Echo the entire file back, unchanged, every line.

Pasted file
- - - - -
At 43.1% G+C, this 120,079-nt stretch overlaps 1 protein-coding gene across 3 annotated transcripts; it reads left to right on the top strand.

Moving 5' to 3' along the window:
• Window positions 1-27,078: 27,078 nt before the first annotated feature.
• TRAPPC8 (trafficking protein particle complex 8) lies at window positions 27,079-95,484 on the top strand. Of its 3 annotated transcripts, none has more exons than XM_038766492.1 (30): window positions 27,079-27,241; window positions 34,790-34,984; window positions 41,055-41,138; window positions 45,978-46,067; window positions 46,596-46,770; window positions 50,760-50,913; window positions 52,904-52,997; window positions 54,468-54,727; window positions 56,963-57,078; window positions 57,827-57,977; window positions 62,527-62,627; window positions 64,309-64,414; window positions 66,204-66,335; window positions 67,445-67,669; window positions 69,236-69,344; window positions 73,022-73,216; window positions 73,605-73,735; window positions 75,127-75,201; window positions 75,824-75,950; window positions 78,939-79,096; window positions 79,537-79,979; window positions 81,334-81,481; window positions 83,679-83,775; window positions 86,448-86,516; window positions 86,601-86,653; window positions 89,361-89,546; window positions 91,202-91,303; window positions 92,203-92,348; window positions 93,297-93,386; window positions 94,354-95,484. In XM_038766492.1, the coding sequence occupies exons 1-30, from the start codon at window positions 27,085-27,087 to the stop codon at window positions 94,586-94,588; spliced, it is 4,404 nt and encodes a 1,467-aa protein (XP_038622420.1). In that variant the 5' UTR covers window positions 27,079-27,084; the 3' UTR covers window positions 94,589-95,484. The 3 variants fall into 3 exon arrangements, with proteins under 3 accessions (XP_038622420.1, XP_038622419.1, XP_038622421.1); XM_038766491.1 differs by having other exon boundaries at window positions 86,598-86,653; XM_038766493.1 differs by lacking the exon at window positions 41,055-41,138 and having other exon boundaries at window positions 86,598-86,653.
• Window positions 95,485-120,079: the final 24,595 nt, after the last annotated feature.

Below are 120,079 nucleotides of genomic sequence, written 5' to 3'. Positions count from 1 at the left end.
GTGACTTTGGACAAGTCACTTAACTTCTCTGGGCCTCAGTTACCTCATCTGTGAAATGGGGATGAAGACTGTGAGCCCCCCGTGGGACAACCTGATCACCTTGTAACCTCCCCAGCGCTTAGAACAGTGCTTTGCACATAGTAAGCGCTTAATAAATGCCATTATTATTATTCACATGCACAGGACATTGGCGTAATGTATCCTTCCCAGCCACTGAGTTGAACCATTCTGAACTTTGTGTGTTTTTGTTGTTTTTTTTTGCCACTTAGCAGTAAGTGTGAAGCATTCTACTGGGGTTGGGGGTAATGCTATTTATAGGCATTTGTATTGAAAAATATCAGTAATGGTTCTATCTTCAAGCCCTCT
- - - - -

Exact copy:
At 43.1% G+C, this 120,079-nt stretch overlaps 1 protein-coding gene across 3 annotated transcripts; it reads left to right on the top strand.

Moving 5' to 3' along the window:
• Window positions 1-27,078: 27,078 nt before the first annotated feature.
• TRAPPC8 (trafficking protein particle complex 8) lies at window positions 27,079-95,484 on the top strand. Of its 3 annotated transcripts, none has more exons than XM_038766492.1 (30): window positions 27,079-27,241; window positions 34,790-34,984; window positions 41,055-41,138; window positions 45,978-46,067; window positions 46,596-46,770; window positions 50,760-50,913; window positions 52,904-52,997; window positions 54,468-54,727; window positions 56,963-57,078; window positions 57,827-57,977; window positions 62,527-62,627; window positions 64,309-64,414; window positions 66,204-66,335; window positions 67,445-67,669; window positions 69,236-69,344; window positions 73,022-73,216; window positions 73,605-73,735; window positions 75,127-75,201; window positions 75,824-75,950; window positions 78,939-79,096; window positions 79,537-79,979; window positions 81,334-81,481; window positions 83,679-83,775; window positions 86,448-86,516; window positions 86,601-86,653; window positions 89,361-89,546; window positions 91,202-91,303; window positions 92,203-92,348; window positions 93,297-93,386; window positions 94,354-95,484. In XM_038766492.1, the coding sequence occupies exons 1-30, from the start codon at window positions 27,085-27,087 to the stop codon at window positions 94,586-94,588; spliced, it is 4,404 nt and encodes a 1,467-aa protein (XP_038622420.1). In that variant the 5' UTR covers window positions 27,079-27,084; the 3' UTR covers window positions 94,589-95,484. The 3 variants fall into 3 exon arrangements, with proteins under 3 accessions (XP_038622420.1, XP_038622419.1, XP_038622421.1); XM_038766491.1 differs by having other exon boundaries at window positions 86,598-86,653; XM_038766493.1 differs by lacking the exon at window positions 41,055-41,138 and having other exon boundaries at window positions 86,598-86,653.
• Window positions 95,485-120,079: the final 24,595 nt, after the last annotated feature.

Below are 120,079 nucleotides of genomic sequence, written 5' to 3'. Positions count from 1 at the left end.
GTGACTTTGGACAAGTCACTTAACTTCTCTGGGCCTCAGTTACCTCATCTGTGAAATGGGGATGAAGACTGTGAGCCCCCCGTGGGACAACCTGATCACCTTGTAACCTCCCCAGCGCTTAGAACAGTGCTTTGCACATAGTAAGCGCTTAATAAATGCCATTATTATTATTCACATGCACAGGACATTGGCGTAATGTATCCTTCCCAGCCACTGAGTTGAACCATTCTGAACTTTGTGTGTTTTTGTTGTTTTTTTTTGCCACTTAGCAGTAAGTGTGAAGCATTCTACTGGGGTTGGGGGTAATGCTATTTATAGGCATTTGTATTGAAAAATATCAGTAATGGTTCTATCTTCAAGCCCTCT